Wood is also part of an assertive outreach program that meets once a fortnight. “We visit every rough sleeper and seek to get them support and accommodation to ultimately get them a pathway out of homelessness,” he says.
Dr Andrew Rochford
Before the filming of Filthy Rich & Homeless, Dr Andrew Rochford didn’t have a specific view on homelessness. “I didn’t judge people for being homeless; I just never put any thought into it.” Now, he says, “I’m better informed; I have a deeper understanding of how it occurs, who it occurs to, why it continues to be a growing problem in this country.”
He now has a firm view on homelessness, and “that view is we shouldn’t tolerate it,” he says. “We’re a country that is so proud of ourselves in so many ways but still thinks it’s ok to let anyone be homeless.”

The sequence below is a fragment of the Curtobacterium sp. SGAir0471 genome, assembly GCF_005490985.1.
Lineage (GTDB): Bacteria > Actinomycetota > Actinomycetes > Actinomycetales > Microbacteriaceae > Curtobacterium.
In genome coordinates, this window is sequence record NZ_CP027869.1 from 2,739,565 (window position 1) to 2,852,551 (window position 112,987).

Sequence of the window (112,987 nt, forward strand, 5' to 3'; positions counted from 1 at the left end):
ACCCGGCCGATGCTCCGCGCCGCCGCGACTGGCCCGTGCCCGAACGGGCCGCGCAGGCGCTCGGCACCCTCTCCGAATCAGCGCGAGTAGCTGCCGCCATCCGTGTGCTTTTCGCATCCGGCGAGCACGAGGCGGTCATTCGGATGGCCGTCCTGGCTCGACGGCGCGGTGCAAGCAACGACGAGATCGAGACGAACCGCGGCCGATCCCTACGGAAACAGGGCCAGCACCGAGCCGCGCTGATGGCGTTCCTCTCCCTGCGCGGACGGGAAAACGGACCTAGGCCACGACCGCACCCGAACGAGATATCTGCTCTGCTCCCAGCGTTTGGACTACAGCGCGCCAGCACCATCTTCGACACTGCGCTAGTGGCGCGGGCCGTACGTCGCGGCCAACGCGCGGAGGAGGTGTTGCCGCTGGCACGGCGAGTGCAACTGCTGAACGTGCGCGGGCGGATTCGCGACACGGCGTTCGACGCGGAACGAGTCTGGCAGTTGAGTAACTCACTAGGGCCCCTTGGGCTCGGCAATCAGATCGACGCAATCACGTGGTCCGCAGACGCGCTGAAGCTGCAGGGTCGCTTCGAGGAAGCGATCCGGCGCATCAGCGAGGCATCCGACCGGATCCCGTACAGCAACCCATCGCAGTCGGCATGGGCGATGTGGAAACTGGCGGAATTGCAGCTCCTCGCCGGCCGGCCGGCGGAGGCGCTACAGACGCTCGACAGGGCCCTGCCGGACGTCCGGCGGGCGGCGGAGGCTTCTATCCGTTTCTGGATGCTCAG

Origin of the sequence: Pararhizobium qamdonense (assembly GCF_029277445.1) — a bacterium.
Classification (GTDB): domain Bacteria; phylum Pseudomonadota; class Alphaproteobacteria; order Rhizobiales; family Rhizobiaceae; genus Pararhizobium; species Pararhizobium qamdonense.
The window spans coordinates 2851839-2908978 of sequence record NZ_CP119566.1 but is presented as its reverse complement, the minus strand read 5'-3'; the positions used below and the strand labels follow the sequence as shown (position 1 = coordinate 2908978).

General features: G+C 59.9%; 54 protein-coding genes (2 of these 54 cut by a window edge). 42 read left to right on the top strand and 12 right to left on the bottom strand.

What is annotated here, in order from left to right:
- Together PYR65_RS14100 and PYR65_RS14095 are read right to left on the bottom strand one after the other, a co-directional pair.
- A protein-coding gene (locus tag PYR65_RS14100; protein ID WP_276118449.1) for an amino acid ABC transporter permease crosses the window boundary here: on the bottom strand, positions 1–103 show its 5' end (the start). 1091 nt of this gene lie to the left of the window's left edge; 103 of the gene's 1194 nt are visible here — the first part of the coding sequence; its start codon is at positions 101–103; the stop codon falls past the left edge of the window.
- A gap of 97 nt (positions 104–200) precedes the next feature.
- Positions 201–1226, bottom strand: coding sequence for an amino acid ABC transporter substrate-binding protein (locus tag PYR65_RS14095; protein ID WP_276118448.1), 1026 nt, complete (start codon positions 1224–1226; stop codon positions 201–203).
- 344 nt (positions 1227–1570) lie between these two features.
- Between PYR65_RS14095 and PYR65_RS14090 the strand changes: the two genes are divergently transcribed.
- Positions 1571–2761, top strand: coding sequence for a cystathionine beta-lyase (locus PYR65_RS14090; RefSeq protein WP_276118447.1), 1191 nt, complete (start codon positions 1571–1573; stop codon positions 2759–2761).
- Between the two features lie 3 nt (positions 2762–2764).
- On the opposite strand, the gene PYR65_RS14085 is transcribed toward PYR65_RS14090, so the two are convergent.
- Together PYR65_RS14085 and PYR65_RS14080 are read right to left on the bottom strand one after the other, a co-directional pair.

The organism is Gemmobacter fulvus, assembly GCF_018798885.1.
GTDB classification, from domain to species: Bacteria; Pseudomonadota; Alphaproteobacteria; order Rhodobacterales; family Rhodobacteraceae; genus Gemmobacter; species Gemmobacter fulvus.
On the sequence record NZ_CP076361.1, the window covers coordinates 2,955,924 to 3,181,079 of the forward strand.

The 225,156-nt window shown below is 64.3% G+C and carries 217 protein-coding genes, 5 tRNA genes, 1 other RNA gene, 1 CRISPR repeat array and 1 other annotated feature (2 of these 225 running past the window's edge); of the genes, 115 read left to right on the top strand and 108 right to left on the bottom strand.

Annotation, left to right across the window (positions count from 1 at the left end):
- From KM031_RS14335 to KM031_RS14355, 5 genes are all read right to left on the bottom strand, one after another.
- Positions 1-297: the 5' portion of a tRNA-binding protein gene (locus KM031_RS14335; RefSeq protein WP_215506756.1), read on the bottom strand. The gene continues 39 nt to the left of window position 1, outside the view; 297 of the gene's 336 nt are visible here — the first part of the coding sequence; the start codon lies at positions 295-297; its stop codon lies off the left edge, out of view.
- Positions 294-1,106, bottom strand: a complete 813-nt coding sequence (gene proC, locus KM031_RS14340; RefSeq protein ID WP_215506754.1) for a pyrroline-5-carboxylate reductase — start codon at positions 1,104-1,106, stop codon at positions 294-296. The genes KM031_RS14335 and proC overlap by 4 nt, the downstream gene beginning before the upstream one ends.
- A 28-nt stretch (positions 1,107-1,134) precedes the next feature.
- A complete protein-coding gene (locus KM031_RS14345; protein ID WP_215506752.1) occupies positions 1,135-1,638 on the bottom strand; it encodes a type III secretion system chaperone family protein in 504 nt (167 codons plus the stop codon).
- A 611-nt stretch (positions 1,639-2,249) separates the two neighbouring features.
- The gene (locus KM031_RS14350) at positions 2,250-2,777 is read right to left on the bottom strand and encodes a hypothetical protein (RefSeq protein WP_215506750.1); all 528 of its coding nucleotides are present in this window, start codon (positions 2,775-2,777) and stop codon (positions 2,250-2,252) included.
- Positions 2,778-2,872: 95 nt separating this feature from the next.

Rochford hosted the Vinnies CEO Sleepout, which was held as a virtual event in 2020. “It was exciting to see an organisation like that pull together to continue to raise awareness and raise funds [for homelessness],” he says. “I’m more involved in the space – I’m reaching out to those that I know through the program, seeing how they’re going. It’s great to hear their feedback about what support they’re getting in their local communities that has come out of the show.”
You can watch Filthy Rich & Homeless on SBS On Demand.